It is getting pretty cold outside now so this will be one of our last days for outdoor water play…

So the children mixed up the yellow and orange water to make pumpkin water and then enjoyed a little pumpkin water pouring…

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Comments on this entry are closed.

1 Andrea October 16, 2012 at 8:28 am

Hi Deborah,
Were the kids’ hands dyed by the colored water? I want to try an activity where the kids mix cold, cooked spaghetti with red and yellow food coloring and make prints. I’m concerned about their hands getting stained. What are your thoughts? My little bugs are two so whatever we use to color the noodles MUST be non-toxic. Thanks for your time.

2 Deborah J. Stewart, M.Ed. October 17, 2012 at 1:09 am

Hi Andrea,
I use food color for most food products I use in the classroom without any problem of dying the kids hands. If you let them handle the food color straight out of the bottle, then their hands will turn color but even that will wash away by the next day. But if you dilute the color – like you see in the water table, it will not stain hands. My suggestion is for you to try it yourself on your own hands and see what works. That is really the best way to help you decide. Use it as an excuse to play:)

3 Mary October 16, 2012 at 8:34 am

Thank you for Sharing this activity, which to me is like a Pumpkin Workshop. The photos show the children enjoyed and had a great time. It is worth sharing with others. Best, Mary@diligentnanny.webs.com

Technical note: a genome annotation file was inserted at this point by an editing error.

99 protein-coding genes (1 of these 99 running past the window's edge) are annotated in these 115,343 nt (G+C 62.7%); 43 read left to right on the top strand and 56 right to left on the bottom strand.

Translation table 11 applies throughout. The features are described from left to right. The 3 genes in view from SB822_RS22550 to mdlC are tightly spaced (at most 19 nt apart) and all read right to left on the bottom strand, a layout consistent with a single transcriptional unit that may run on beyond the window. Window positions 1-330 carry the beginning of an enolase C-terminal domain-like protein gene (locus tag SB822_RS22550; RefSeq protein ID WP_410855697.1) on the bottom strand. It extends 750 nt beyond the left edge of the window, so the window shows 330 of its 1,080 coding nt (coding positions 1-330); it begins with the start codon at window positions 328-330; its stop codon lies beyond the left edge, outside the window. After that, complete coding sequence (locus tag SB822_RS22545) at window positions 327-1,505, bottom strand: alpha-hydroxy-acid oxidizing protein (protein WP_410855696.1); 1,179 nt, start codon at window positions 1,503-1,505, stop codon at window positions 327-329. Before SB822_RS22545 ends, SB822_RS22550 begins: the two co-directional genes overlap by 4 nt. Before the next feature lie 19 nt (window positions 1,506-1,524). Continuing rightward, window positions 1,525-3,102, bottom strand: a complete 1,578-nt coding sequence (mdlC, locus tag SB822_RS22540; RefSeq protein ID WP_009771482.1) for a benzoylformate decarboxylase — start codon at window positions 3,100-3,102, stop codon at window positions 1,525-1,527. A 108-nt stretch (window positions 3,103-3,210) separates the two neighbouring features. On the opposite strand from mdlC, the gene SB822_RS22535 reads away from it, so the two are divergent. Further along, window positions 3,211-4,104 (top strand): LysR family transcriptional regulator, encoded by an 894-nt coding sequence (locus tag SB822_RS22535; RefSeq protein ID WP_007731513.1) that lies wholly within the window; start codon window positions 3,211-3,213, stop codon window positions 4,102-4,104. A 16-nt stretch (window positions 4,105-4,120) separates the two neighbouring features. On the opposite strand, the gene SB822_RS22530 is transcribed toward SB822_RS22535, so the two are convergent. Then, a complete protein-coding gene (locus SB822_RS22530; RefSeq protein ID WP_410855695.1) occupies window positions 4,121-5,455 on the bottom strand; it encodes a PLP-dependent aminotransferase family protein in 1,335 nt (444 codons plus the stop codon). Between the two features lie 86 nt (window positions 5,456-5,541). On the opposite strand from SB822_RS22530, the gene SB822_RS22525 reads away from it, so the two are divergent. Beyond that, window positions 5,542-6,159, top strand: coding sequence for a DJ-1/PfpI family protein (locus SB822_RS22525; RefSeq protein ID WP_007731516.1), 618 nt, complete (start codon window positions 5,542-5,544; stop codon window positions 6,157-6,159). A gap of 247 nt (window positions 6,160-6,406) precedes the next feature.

4 cathie j October 16, 2012 at 9:04 am

Do much to do this time of year. Is amazing how many wonderful ideas are available. Thanks for sharing.
Come visit and see what’s happening at toddlersthroughpreschool.com.
Cathie J

5 Elizabeth Ashton October 16, 2012 at 11:43 am

HI
What type of paint was used for the pumpkin painting? I would like to know the kind that will STICK to the pumpkin! Thank you for all your wonderful ideas.
Elizabeth

6 Deborah J. Stewart, M.Ed. October 17, 2012 at 1:11 am

Elizabeth,
We used liquid tempera paint by Crayola. It will wash off with soap and water. But it paints a dry pumpkin nicely for our purpose!

7 Julia October 16, 2012 at 12:26 pm

I love pounding golf tees into pumpkins!!! I can’t believe how focused the very active little guys can be with this activity :-) Last year we gave our kiddos a pair of pliers and they got most of the tees out – lots of strength required! I think we are going to try out pumpkin water mixing & pouring too, I love it!